Fuel shortages: the tractors standing in the fields, the roads quiet, garages closed. Ambulance services between rural towns cancelled. Everyone shrugging in a phlegmatic almost flip manner, while thinking about private stores of diesel or petrol tucked out of sight in garages and barns against weeks like this. The ongoing press of neo-global shifts and deficiencies, political miscalculations, indifference, ineptitude.
Talking to a friend met crossing the street under green oaks, I was reminded of an earlier meeting, perhaps 12 years ago, her tugging along a small boy reluctant to have his hair trimmed, who surreptitiously pulled faces at my red ridgeback dog. Dog gentle and friendly as ever, a courteous old dog. ‘You have such a detailed memory!’ she said and I thought of the nights spent awake and caught up in old memories, not all traumatic but all freighted with half-wishes and regrets and startling reminders. The great writer William Maxwell comes to mind, a passage copied from an essay he wrote when he was almost 90:
I have liked remembering almost as much as I have liked living. But now it is different, I have to be careful. I can ruin a night’s sleep by suddenly, in the dark, thinking about some particular time in my life. Before I can stop myself, it is as if I had driven a mineshaft down through layers and layers of the past and must explore, relive, remember, reconsider, until daylight delivers me.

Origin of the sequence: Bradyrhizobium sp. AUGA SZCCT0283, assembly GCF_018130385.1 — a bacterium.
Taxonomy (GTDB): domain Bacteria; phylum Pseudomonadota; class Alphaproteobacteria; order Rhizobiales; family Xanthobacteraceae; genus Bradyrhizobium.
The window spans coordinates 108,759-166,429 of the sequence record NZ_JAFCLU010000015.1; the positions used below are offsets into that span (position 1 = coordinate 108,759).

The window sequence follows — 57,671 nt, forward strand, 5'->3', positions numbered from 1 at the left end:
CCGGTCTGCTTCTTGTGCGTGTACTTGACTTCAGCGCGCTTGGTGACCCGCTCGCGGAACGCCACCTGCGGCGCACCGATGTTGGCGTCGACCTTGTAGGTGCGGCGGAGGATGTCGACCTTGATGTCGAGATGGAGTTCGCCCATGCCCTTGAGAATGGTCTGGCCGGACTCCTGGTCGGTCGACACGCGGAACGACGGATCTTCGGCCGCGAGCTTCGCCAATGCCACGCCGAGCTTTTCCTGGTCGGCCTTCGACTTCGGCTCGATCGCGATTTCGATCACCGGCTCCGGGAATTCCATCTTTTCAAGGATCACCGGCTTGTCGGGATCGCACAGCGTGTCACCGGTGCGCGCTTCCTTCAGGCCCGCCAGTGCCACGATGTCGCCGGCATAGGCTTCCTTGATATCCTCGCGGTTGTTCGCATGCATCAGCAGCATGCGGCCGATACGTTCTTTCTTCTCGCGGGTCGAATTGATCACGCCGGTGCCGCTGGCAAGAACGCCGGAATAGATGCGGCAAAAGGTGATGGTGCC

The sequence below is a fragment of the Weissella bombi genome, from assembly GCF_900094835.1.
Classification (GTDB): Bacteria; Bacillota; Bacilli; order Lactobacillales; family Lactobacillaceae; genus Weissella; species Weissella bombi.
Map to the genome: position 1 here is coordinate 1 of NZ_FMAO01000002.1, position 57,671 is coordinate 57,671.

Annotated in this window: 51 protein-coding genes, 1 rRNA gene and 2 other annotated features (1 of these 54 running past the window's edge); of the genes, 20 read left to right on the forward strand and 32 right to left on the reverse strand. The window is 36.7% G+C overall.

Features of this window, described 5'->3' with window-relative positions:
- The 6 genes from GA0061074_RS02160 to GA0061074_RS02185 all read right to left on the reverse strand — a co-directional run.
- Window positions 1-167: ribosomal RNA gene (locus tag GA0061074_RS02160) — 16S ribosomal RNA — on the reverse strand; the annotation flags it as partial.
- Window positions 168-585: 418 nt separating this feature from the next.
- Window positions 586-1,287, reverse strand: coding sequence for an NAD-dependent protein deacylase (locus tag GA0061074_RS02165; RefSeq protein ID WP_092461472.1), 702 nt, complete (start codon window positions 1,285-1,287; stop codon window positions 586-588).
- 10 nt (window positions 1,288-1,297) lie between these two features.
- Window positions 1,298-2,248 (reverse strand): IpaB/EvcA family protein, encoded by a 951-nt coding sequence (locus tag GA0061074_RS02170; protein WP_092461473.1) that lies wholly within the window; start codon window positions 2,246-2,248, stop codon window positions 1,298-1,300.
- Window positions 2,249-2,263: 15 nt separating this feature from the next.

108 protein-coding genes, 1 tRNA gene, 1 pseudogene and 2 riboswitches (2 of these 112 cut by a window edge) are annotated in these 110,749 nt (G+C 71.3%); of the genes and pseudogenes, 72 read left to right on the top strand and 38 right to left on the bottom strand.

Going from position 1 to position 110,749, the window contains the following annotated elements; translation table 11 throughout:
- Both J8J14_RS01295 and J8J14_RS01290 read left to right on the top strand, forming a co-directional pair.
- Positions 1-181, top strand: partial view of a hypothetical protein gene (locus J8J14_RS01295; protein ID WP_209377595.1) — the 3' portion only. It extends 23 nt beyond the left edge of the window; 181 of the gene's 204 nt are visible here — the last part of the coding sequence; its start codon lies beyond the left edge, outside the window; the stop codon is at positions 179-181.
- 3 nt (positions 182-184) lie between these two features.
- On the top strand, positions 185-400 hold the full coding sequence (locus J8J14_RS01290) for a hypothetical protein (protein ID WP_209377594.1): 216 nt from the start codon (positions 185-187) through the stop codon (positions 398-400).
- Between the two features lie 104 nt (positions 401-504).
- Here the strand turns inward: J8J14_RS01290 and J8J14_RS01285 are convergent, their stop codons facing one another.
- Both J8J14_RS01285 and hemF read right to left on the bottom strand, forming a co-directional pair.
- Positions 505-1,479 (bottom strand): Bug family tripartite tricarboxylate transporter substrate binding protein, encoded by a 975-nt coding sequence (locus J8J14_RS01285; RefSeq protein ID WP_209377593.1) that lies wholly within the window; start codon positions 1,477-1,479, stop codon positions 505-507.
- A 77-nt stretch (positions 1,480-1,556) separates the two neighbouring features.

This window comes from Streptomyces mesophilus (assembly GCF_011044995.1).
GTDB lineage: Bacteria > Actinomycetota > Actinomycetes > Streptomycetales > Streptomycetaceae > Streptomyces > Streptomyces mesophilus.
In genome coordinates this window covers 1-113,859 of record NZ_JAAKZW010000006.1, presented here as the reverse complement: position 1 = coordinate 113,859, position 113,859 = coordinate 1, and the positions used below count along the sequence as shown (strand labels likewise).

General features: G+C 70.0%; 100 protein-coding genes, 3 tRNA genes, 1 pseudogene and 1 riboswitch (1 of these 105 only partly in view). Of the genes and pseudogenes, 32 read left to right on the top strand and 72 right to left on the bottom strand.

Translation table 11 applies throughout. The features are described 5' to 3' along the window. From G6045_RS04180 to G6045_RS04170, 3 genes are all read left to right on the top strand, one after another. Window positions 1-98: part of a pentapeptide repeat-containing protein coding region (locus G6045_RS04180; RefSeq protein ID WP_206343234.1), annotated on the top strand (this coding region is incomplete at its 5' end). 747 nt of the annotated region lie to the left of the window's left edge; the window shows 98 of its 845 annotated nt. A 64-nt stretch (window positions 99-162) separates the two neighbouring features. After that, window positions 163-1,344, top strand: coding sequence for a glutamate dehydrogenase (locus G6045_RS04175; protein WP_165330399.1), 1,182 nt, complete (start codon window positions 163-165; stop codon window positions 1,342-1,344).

But it is out of this disturbed sleep and intense recall that fiction sometimes emerges, the retrieval of what has been forgotten yet holds the key to what matters now as it mattered then. This is what rereading does for me too — the slow detection of what the writer might have meant beyond the eager greedy assumptions made at first read, the patience and excavation needed to unlayer what is so valuable and so alive. Blink and you miss it.
As a poet, I cannot assert that Dickinson composed in stanzas and was careless about line breaks. In the precinct of Poetry, a word, the space around a word, each letter, every mark, silence, or sound volatizes an inner law of form—moves on a rigorous line.
True too of daily routines, the need to cultivate a close attention — this may never come again, this signifies irrevocable change, this is opportunity, this is space spreading out like difference, like a great spreading transparent pool flowing out from a trickle, this what makes for the gossamer connection you need to make sense of fragments and the whole, all of it. The tractors standing there in the unworked field. The broken spider web that flutters at the open window. A friend’s voice stammering with grief on the phone. All of it.